Is Teeth Whitening Safe & Effective?
Teeth-whitening - also known as teeth-bleaching - is a common dental treatment. Despite that it is called bleaching, bleach is not used during the procedure. Recommended whitening agents usually contain hydrogen peroxide and are safe to use if current guidelines are followed.
Teeth discoloration is a natural process that gradually occurs over time. External discoloration affects the outside of the tooth, and internal discoloration comes from the inside. Smoking, coffee and tea can cause external discoloration. It can be managed with good oral hygiene routines but are best removed by a dental professional, using special instruments and polish paste. Internal discoloration is usually a combination of the natural thickening of the dentin (the internal tooth structure), which is yellow in color, and thinning of the enamel through normal wear.
There are many over-the-counter products that advertise whiter teeth, including whitening toothpaste, mouthwashes, generic tray systems and whitening strips. Many of these contain a low concentration of hydrogen peroxide, and studies show that although these products have a limited whitening result, they can sometimes be effective on external discoloration. Be careful with whitening toothpaste that contains abrasive ingredients, since it can permanently damage the enamel.
1. In the dental office, the most common treatment is home-whitening. Impressions of your teeth are taken, and customized trays are made - after that, whitening gel is applied in the trays. You wear them either during the day or the night for 2-6 weeks.
2. There is also chairside whitening, where the whitening is carried out in the dental office over one or several sessions.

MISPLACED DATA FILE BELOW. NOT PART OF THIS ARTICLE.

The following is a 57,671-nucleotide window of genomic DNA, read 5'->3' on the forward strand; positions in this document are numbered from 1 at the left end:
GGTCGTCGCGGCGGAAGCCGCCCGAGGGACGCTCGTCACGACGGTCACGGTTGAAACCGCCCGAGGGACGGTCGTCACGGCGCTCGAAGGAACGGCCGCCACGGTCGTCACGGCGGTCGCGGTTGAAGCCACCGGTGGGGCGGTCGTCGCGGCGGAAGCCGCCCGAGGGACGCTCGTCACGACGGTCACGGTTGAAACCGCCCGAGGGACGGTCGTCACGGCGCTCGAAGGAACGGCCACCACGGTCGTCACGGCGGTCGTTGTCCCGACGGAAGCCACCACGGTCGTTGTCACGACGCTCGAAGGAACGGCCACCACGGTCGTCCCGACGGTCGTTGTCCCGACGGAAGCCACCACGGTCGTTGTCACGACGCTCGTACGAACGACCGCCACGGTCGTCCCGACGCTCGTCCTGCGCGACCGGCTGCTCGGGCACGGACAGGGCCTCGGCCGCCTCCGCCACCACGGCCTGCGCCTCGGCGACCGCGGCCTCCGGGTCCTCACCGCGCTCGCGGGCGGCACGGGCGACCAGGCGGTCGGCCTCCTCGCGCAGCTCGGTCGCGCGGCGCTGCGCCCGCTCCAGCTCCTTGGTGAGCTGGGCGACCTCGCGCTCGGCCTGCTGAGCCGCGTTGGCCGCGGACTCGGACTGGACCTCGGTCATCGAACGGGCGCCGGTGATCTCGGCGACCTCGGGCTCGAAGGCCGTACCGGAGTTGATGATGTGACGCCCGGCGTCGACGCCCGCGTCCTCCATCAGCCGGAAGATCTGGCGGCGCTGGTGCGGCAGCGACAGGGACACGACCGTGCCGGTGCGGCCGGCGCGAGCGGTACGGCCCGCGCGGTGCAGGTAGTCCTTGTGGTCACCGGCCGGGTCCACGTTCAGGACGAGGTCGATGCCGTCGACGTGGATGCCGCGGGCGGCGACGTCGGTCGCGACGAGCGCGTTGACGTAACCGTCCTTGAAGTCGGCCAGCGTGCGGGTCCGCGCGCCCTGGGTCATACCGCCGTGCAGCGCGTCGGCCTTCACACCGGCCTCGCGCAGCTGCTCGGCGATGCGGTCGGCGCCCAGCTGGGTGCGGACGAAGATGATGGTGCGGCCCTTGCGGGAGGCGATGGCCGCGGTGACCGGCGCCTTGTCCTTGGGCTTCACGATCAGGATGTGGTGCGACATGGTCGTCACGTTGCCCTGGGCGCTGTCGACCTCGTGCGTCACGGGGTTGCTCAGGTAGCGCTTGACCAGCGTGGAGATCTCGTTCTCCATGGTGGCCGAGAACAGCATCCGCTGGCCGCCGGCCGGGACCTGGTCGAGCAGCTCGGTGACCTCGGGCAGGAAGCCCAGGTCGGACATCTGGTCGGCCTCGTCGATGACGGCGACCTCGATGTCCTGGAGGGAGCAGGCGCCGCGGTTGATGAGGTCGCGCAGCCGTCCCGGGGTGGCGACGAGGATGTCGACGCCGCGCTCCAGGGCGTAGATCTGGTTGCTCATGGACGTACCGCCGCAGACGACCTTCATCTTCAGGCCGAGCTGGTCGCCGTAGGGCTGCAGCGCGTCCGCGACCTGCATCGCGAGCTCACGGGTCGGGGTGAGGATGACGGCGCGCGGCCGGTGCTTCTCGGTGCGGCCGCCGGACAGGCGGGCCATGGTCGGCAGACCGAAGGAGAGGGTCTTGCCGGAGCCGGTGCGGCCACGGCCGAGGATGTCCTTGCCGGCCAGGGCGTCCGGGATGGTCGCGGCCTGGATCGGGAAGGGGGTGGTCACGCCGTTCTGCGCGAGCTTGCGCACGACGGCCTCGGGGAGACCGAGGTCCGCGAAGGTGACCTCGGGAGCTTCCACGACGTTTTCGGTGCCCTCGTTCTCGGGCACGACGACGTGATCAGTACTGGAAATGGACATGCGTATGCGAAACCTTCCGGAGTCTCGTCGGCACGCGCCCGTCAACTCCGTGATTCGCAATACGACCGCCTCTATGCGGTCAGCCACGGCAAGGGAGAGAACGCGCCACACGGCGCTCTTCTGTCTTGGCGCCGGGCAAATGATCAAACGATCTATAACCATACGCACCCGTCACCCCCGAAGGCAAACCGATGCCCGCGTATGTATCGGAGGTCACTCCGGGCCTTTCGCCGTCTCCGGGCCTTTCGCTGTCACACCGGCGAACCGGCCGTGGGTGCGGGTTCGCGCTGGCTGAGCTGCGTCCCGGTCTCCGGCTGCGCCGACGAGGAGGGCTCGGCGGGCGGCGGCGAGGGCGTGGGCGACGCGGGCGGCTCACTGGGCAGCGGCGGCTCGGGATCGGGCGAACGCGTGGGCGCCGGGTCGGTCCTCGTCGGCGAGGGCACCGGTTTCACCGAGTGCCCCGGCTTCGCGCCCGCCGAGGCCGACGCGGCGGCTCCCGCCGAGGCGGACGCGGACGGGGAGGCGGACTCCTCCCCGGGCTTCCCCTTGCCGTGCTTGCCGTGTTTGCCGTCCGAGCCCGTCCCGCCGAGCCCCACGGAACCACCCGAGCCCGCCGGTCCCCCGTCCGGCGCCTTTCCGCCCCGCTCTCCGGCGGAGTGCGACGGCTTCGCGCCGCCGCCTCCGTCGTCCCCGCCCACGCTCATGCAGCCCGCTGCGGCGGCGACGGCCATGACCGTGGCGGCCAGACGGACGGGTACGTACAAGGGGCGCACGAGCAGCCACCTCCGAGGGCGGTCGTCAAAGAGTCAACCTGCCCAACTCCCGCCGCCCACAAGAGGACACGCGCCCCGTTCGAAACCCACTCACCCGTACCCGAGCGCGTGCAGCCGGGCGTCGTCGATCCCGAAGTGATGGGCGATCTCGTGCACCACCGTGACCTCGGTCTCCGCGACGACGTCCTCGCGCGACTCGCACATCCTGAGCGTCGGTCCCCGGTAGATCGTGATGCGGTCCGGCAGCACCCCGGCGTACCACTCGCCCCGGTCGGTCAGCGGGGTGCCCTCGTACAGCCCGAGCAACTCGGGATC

3. The third technique, non-vital whitening, is used on teeth with root canals.
A high concentration of hydrogen peroxide does not give a better result; it can reduce the treatment time but also has a higher risk of side-effects.
Common side-effects are:
Teeth sensitivity or sore gums, during and after the whitening treatment. Sore gums are usually caused by an ill-fitting tray or leakage of whitening gel. These side-effects tend to subside after treatment, but a toothpaste for sensitive teeth can be used during and after the treatment to minimize tooth sensitivity.
Be aware that whitening treatment does not change the color of fillings, crowns and veneers (or anything that is not a natural tooth!). These need to be identified before the treatment, in order to avoid differently colored teeth and unnecessary replacement. The whitening result is individual and depends on the origin and severity of the discoloration. Whitening is not a permanent treatment and how long it lasts is also individual, but two years is a fair expectation from a completed home whitening treatment.
Always consult a dental professional before starting teeth-whitening, regardless of the method. You must be healthy and free from caries (cavities) and periodontal disease (gum disease). Whitening treatment is not recommended during pregnancy or breastfeeding.